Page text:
Mika Brzezinski and Joe Scarborough emceed the Kuwait-America Foundation dinner in 2011. (Vicky Pombo)

MSNBC host Joe Scarborough might run for Senate” — that’s the headline of a piece on Business Insider today under the byline of Colin Campbell. It’s one-hundred percent accurate, too. Scarborough told radio host Hugh Hewitt today that somewhere down the road he might be interested in running for a Florida Senate seat.

“I don’t think in ’16, but who knows?” said Scarborough, a Republican who formerly represented a Florida district in Congress. “In ’18, Bill Nelson’s up, and I don’t think Bill Nelson will be sticking around, so you know, one of these years, I think, one of these years if I did something, I’d probably look to run in Florida.”

A spicy bit of news to light up a slow Friday? No, precisely the opposite. On the cable news beat, Scarborough musing about running for office is much the same as “Fox & Friends” erring, CNN hyping and some guest on MSNBC saying something offensive. Business as usual, that is. Just look at the headlines:

“Joe Scarborough Considering Presidential Run in 2016” (Hollywood Reporter, Sept. 11, 2012)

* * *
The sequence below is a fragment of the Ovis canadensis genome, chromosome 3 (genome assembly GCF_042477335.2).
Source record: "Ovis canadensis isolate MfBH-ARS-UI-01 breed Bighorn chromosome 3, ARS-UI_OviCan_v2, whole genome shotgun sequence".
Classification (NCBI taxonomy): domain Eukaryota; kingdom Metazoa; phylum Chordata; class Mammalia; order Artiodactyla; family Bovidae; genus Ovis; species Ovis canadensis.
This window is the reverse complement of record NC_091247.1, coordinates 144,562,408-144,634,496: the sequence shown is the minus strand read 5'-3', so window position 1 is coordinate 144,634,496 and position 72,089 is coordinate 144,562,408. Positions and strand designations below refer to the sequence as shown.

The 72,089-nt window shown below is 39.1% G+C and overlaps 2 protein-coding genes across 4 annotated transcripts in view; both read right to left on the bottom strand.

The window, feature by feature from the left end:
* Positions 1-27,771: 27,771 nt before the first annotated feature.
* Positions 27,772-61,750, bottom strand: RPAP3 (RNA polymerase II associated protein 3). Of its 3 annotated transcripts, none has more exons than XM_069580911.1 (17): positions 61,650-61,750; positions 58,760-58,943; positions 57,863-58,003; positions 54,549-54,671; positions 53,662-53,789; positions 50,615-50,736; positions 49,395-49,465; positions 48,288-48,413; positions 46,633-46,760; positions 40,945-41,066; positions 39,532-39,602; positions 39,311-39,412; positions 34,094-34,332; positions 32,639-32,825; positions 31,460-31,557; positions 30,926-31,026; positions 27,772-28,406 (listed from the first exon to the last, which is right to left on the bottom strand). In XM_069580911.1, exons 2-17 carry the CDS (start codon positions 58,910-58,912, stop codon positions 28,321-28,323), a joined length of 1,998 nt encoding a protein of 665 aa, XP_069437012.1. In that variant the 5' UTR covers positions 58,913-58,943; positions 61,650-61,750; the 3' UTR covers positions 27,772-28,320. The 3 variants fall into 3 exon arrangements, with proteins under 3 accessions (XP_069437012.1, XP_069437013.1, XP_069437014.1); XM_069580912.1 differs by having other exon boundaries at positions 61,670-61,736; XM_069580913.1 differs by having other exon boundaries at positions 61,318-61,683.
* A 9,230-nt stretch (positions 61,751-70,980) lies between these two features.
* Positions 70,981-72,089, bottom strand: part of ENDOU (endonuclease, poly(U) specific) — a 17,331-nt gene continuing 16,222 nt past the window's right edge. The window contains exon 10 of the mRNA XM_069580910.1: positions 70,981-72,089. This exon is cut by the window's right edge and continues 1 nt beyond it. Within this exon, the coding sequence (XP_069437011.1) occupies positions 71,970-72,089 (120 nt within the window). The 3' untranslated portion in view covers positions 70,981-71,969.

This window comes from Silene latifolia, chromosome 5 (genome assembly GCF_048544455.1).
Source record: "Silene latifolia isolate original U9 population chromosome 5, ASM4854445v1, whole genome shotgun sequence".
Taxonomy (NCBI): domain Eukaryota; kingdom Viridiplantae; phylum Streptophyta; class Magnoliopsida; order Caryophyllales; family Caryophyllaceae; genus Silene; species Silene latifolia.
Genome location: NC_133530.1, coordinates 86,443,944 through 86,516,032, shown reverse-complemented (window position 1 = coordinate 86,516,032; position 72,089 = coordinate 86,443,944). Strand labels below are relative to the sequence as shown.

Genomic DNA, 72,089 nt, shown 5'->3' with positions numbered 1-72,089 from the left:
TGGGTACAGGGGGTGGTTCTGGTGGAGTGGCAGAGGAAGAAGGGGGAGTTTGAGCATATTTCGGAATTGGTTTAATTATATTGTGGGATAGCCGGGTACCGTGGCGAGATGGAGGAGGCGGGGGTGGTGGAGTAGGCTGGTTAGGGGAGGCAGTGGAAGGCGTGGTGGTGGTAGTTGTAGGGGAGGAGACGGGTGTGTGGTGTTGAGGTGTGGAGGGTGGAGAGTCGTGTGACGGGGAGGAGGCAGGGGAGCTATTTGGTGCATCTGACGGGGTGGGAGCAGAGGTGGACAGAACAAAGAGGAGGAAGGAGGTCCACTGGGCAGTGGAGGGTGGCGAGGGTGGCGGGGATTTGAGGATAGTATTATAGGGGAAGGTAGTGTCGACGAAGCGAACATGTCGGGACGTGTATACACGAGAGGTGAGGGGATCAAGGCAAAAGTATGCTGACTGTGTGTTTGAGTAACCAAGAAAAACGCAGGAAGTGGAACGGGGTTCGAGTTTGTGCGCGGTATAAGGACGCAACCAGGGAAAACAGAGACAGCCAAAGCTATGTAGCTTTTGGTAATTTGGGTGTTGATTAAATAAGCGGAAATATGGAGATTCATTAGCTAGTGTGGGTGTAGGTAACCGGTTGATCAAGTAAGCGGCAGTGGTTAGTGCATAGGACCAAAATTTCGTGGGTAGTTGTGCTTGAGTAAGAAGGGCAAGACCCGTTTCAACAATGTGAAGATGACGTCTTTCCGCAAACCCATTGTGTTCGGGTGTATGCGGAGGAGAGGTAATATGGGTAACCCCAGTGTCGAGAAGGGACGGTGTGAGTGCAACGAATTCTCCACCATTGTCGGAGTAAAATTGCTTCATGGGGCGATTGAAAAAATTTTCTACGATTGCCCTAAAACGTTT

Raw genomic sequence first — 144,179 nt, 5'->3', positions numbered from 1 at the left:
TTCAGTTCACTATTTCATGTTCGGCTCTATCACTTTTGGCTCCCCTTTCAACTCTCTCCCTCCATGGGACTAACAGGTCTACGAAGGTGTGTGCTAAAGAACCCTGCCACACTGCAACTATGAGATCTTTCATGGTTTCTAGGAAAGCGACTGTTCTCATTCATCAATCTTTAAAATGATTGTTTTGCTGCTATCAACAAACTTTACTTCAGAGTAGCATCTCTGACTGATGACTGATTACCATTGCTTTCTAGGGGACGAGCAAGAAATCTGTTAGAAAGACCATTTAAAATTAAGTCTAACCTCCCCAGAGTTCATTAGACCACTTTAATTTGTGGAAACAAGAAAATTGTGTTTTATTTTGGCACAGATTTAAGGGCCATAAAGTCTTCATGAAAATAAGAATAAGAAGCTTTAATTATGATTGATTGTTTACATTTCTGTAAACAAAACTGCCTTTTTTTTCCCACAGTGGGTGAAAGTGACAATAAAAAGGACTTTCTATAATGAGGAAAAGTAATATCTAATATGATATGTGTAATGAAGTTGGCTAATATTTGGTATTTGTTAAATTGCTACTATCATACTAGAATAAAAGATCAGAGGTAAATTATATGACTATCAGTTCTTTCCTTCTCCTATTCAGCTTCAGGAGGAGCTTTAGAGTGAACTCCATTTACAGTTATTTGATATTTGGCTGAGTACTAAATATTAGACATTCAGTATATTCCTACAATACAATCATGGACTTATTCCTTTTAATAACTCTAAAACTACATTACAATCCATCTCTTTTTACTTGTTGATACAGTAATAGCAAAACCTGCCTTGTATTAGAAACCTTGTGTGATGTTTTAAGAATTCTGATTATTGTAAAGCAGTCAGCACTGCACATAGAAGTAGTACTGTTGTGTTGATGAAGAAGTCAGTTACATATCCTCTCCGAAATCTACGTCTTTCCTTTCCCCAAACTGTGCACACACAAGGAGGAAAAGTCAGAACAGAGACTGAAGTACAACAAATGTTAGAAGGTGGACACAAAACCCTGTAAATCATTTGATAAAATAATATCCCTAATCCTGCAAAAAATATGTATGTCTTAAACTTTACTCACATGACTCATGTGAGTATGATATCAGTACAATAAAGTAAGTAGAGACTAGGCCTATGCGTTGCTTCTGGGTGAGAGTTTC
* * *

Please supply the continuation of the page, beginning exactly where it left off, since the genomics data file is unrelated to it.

“Scarborough: ‘I have no plans to run in 2016′” (Politico, Sept. 11, 2012)

“Joe Scarborough believed to be taking idea of 2016 presidential bid seriously” (Daily Caller, Feb. 10, 2014)

“Run, Joe, run! Why a Scarborough presidential run would be doomed and amazing” (Salon, Feb. 11, 2014)

“Scarborough on running for president: I’ve always said I wanted to get back into politics” (Hot Air, Feb. 13, 2014)

“Joe Scarborough for President? Sure, why not? (Atlantic, March 16, 2014)

“Joe Scarborough: ‘No Plans’ to Run for President” (Daily Beast, March 17, 2014)

“Mika Brzezinski ‘Won’t Let’ Joe Scarborough Run for President” (TVNewser, March 17, 2014)

“‘Morning Joe’ Host Says He Won’t Run in 2016, but He Leaves Door Ajar” (New York Times, March 18, 2014)

“RIP, Joe Scarborough For President 2016” (Daily Beast, March 19, 2014)


That last headline is well conceived. Given Scarborough’s comments to Hewitt today, his run for Senate in 2018 might also be considered “murky.” And “murky” is a fantastic place to be for the host of a show whose ratings have been eclipsed by CNN’s morning show “New Day.” Scarborough’s murky electoral ambitions keep his morning show in the news, attract fun guests and drive fans to his public appearances. And there’s no point in worrying about conflicts of interest, either: This is the network that employs civil rights activist Al Sharpton.